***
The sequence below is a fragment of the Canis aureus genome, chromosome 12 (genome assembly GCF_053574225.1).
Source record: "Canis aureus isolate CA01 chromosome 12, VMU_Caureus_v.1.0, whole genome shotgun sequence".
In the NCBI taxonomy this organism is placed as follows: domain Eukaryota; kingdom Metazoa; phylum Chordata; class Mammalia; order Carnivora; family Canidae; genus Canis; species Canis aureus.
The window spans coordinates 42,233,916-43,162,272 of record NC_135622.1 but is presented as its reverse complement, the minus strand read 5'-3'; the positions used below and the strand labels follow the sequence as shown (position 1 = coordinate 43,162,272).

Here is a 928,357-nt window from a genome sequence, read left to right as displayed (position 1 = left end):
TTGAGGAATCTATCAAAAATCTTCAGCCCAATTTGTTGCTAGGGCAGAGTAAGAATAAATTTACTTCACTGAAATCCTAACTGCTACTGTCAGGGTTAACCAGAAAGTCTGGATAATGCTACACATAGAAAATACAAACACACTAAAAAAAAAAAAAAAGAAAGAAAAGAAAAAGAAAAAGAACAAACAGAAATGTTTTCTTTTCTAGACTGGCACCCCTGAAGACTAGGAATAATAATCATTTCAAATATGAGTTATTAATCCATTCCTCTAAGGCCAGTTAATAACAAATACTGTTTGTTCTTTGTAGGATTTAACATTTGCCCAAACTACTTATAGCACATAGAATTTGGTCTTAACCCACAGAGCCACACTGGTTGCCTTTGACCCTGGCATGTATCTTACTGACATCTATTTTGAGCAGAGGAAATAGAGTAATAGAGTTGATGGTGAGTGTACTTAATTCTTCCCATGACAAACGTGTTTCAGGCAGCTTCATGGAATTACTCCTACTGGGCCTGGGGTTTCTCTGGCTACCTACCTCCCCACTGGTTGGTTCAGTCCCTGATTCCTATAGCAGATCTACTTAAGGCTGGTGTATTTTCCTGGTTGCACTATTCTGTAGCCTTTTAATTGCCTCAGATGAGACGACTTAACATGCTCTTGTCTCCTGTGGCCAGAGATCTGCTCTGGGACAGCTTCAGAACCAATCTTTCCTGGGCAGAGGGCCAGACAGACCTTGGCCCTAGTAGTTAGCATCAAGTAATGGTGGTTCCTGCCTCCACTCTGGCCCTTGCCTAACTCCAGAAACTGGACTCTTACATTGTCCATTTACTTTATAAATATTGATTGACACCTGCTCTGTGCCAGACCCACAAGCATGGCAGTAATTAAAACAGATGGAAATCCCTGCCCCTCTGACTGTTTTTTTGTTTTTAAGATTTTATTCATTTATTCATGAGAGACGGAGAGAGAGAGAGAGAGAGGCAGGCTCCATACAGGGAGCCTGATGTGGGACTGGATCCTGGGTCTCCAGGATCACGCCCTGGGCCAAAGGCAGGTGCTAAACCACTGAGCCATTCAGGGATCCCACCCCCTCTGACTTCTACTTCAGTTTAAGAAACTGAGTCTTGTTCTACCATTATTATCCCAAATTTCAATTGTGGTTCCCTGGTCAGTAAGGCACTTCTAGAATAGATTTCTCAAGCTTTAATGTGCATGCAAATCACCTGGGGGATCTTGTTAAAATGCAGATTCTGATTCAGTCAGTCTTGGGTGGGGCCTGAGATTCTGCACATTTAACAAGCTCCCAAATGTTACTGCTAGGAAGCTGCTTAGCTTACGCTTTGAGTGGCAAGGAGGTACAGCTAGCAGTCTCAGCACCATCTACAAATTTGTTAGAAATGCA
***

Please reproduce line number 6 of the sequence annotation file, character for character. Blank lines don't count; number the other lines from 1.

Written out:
TTGAGGAATCTATCAAAAATCTTCAGCCCAATTTGTTGCTAGGGCAGAGTAAGAATAAATTTACTTCACTGAAATCCTAACTGCTACTGTCAGGGTTAACCAGAAAGTCTGGATAATGCTACACATAGAAAATACAAACACACTAAAAAAAAAAAAAAAGAAAGAAAAGAAAAAGAAAAAGAACAAACAGAAATGTTTTCTTTTCTAGACTGGCACCCCTGAAGACTAGGAATAATAATCATTTCAAATATGAGTTATTAATCCATTCCTCTAAGGCCAGTTAATAACAAATACTGTTTGTTCTTTGTAGGATTTAACATTTGCCCAAACTACTTATAGCACATAGAATTTGGTCTTAACCCACAGAGCCACACTGGTTGCCTTTGACCCTGGCATGTATCTTACTGACATCTATTTTGAGCAGAGGAAATAGAGTAATAGAGTTGATGGTGAGTGTACTTAATTCTTCCCATGACAAACGTGTTTCAGGCAGCTTCATGGAATTACTCCTACTGGGCCTGGGGTTTCTCTGGCTACCTACCTCCCCACTGGTTGGTTCAGTCCCTGATTCCTATAGCAGATCTACTTAAGGCTGGTGTATTTTCCTGGTTGCACTATTCTGTAGCCTTTTAATTGCCTCAGATGAGACGACTTAACATGCTCTTGTCTCCTGTGGCCAGAGATCTGCTCTGGGACAGCTTCAGAACCAATCTTTCCTGGGCAGAGGGCCAGACAGACCTTGGCCCTAGTAGTTAGCATCAAGTAATGGTGGTTCCTGCCTCCACTCTGGCCCTTGCCTAACTCCAGAAACTGGACTCTTACATTGTCCATTTACTTTATAAATATTGATTGACACCTGCTCTGTGCCAGACCCACAAGCATGGCAGTAATTAAAACAGATGGAAATCCCTGCCCCTCTGACTGTTTTTTTGTTTTTAAGATTTTATTCATTTATTCATGAGAGACGGAGAGAGAGAGAGAGAGAGGCAGGCTCCATACAGGGAGCCTGATGTGGGACTGGATCCTGGGTCTCCAGGATCACGCCCTGGGCCAAAGGCAGGTGCTAAACCACTGAGCCATTCAGGGATCCCACCCCCTCTGACTTCTACTTCAGTTTAAGAAACTGAGTCTTGTTCTACCATTATTATCCCAAATTTCAATTGTGGTTCCCTGGTCAGTAAGGCACTTCTAGAATAGATTTCTCAAGCTTTAATGTGCATGCAAATCACCTGGGGGATCTTGTTAAAATGCAGATTCTGATTCAGTCAGTCTTGGGTGGGGCCTGAGATTCTGCACATTTAACAAGCTCCCAAATGTTACTGCTAGGAAGCTGCTTAGCTTACGCTTTGAGTGGCAAGGAGGTACAGCTAGCAGTCTCAGCACCATCTACAAATTTGTTAGAAATGCA